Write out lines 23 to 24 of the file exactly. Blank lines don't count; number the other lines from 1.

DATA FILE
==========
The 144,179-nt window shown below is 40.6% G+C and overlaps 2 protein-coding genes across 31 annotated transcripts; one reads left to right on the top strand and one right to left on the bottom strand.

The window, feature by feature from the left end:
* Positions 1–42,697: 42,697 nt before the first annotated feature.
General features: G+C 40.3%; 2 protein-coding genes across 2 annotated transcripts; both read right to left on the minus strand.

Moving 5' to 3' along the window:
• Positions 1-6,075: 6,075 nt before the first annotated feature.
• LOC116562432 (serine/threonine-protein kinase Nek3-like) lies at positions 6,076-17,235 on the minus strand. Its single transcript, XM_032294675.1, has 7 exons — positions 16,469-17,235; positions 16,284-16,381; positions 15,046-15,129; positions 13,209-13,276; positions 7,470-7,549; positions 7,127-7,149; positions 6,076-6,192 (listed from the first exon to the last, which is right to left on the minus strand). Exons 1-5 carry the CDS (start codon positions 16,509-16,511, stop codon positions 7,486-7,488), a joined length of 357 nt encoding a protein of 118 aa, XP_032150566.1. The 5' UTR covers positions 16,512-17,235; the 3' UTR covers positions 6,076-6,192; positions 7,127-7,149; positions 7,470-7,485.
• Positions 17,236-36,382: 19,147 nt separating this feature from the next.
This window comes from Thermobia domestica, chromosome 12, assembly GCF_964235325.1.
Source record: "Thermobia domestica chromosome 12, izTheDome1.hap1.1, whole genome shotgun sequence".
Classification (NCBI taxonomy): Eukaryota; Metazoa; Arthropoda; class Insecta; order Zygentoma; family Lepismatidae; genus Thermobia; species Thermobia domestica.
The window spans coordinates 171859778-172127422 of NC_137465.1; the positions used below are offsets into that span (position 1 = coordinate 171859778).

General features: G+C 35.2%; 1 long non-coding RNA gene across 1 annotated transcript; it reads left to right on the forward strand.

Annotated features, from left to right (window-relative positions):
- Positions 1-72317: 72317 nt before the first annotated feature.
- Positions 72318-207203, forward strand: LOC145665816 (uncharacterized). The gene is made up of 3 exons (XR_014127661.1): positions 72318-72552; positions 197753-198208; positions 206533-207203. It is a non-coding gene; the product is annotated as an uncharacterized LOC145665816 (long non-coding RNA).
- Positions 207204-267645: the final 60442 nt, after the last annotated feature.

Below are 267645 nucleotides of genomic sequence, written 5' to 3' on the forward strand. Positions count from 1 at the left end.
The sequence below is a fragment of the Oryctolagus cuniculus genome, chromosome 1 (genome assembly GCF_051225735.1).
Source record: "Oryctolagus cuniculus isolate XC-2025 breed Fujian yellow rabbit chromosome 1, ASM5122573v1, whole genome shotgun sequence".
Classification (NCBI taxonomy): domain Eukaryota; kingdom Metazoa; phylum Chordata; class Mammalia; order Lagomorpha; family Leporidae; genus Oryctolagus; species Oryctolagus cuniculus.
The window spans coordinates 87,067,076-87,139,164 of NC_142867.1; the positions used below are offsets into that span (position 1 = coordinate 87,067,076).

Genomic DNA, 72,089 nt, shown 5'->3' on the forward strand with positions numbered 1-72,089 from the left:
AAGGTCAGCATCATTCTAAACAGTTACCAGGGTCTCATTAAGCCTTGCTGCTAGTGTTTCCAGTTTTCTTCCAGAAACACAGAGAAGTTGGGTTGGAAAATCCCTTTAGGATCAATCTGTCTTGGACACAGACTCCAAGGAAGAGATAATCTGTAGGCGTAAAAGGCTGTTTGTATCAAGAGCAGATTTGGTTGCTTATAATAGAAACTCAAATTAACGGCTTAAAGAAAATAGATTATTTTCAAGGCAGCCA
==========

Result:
Genomic DNA, 72,089 nt, shown 5'->3' on the forward strand with positions numbered 1-72,089 from the left:
AAGGTCAGCATCATTCTAAACAGTTACCAGGGTCTCATTAAGCCTTGCTGCTAGTGTTTCCAGTTTTCTTCCAGAAACACAGAGAAGTTGGGTTGGAAAATCCCTTTAGGATCAATCTGTCTTGGACACAGACTCCAAGGAAGAGATAATCTGTAGGCGTAAAAGGCTGTTTGTATCAAGAGCAGATTTGGTTGCTTATAATAGAAACTCAAATTAACGGCTTAAAGAAAATAGATTATTTTCAAGGCAGCCA